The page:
Memory and language cognitive data harmonization across the United States and Mexico.

TitleMemory and language cognitive data harmonization across the United States and Mexico.
Publication TypeJournal Article
Year of Publication2023
AuthorsRentería, MArce, Briceño, EM, Chen, D, Saenz, J, Kobayashi, LC, Gonzalez, C, Vonk, JMJ, Jones, RN, Manly, JJ, Wong, R, Weir, DR, Langa, KM, Gross, AL
JournalAlzheimer's & Dementia (Amsterdam, Netherlands)
Volume15
Issue3
Paginatione12478
ISSN Number2352-8729
KeywordsAlzheimer's disease, cognitive aging, cross‐cultural, cultural neuropsychology, harmonization
Abstract

INTRODUCTION: We used cultural neuropsychology-informed procedures to derive and validate harmonized scores representing memory and language across population-based studies in the United States and Mexico.

METHODS: Data were from the Health and Retirement Study Harmonized Cognitive Assessment Protocol (HRS-HCAP) and the Mexican Health and Aging Study (MHAS) Ancillary Study on Cognitive Aging (Mex-Cog). We statistically co-calibrated memory and language domains and performed differential item functioning (DIF) analysis using a cultural neuropsychological approach. We examined relationships among harmonized scores, age, and education.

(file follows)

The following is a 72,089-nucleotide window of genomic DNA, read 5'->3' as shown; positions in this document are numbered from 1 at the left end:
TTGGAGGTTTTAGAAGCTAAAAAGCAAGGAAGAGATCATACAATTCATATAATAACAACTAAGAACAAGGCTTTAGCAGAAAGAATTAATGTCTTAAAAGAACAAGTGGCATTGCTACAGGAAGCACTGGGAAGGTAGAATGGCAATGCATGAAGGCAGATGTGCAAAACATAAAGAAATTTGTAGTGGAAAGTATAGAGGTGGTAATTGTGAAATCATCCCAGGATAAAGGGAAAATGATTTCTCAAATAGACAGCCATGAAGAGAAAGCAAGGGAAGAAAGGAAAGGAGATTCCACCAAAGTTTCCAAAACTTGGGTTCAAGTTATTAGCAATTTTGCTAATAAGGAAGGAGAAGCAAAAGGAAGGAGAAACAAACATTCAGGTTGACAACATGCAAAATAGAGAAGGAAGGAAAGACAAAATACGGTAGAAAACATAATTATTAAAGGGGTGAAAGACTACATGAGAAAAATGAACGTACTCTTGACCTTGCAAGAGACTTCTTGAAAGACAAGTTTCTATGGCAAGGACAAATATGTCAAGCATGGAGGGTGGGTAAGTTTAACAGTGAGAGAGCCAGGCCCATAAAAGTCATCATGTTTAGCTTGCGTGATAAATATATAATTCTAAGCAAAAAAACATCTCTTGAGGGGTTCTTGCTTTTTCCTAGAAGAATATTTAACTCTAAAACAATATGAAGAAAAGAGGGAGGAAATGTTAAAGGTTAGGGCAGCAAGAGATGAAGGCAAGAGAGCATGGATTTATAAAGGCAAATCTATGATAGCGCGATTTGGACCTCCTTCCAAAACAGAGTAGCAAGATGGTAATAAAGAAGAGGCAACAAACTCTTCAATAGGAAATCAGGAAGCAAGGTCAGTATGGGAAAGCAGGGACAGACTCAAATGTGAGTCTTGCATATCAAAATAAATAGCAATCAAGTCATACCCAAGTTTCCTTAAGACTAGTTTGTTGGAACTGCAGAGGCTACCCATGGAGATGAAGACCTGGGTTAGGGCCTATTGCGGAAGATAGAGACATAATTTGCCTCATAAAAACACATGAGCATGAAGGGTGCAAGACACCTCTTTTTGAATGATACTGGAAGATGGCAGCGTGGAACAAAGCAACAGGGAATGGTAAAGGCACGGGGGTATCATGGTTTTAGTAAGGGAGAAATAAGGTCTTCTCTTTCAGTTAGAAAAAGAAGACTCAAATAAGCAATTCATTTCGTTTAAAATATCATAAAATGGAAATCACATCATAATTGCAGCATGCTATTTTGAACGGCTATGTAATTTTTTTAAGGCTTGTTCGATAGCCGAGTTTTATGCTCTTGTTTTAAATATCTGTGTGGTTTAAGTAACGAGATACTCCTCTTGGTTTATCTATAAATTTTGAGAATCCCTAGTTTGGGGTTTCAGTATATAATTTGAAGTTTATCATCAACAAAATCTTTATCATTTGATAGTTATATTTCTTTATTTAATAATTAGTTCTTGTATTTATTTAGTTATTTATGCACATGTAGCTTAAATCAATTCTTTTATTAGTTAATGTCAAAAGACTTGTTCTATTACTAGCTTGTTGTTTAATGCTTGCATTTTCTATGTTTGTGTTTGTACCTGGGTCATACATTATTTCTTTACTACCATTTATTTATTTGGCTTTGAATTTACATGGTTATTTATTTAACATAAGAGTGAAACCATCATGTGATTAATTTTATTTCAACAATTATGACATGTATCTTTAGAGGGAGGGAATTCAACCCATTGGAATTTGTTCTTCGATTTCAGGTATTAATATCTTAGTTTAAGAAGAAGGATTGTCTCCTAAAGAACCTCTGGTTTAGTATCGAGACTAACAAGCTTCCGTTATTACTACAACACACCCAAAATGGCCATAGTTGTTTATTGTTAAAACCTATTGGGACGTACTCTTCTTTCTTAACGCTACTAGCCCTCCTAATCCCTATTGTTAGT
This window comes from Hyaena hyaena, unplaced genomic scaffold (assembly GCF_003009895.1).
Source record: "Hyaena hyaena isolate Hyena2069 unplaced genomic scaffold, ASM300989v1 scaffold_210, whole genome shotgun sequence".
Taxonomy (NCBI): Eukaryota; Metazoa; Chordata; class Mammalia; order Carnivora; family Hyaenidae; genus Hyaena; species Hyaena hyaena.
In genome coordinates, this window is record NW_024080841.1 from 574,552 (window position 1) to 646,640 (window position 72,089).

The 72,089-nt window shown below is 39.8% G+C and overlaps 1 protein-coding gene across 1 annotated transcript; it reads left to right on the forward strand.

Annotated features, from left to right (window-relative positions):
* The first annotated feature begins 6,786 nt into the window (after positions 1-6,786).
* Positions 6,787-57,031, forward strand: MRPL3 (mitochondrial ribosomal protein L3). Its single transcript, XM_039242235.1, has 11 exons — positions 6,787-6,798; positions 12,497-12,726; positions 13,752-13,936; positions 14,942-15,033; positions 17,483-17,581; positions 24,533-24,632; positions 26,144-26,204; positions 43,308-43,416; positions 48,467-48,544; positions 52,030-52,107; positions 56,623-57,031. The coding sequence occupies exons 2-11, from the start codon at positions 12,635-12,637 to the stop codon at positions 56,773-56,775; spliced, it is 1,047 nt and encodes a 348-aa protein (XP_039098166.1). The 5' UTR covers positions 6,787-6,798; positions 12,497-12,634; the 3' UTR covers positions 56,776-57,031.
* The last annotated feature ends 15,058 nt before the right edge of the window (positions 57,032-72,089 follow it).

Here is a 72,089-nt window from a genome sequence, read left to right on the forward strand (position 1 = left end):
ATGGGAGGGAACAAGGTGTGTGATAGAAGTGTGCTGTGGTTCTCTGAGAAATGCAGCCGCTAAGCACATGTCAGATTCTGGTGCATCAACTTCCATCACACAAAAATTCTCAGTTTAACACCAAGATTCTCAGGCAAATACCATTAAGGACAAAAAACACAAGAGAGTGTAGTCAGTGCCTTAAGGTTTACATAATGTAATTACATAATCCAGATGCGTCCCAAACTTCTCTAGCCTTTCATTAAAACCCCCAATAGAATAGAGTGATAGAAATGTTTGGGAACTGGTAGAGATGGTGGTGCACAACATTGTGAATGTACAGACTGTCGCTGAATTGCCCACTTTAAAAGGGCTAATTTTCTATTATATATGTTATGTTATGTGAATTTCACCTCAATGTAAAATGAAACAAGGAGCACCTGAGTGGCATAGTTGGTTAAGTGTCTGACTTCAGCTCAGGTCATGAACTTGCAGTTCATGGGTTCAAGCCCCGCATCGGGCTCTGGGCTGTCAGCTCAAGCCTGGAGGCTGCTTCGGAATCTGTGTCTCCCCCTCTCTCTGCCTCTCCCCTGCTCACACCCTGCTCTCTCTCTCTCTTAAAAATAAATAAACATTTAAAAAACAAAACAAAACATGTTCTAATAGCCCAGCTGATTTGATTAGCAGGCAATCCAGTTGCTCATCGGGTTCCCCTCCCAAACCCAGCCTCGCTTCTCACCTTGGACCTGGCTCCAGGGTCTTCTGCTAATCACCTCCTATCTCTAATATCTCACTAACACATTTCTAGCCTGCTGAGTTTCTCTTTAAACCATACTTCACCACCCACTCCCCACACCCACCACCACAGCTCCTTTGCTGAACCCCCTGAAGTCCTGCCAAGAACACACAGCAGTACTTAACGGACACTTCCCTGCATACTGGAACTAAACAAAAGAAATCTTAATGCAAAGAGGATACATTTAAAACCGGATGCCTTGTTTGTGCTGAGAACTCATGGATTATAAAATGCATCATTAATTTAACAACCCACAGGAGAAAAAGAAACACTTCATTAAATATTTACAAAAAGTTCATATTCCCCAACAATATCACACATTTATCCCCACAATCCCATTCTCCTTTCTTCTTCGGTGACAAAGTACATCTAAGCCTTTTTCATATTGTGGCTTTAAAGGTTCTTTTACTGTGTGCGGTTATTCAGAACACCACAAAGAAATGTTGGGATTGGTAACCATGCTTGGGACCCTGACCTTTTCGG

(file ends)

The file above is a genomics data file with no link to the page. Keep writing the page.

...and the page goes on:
RESULTS: We included 3170 participants from the HRS-HCAP (age = 76.6 [standard deviation (SD): 7.5], 60% female) and 2042 participants from the Mex-Cog (age = 68.1 [SD: 9.0], 59% female). Five of seven memory items and one of twelve language items demonstrated DIF by study. Harmonized memory and language scores showed expected associations with age and education.

DISCUSSION: A cultural neuropsychological approach to harmonization facilitates the generation of harmonized measures of memory and language function in cross-national studies.

HIGHLIGHTS: We harmonized memory and language scores across studies in the United States and Mexico.A cultural neuropsychological approach to data harmonization was used.Harmonized scores showed minimal measurement differences between cohorts.Future work can use these harmonized scores for cross-national studies of Alzheimer's disease and related dementias.

DOI10.1002/dad2.12478
Citation Key13533
PubMed ID37711154
PubMed Central IDPMC10498430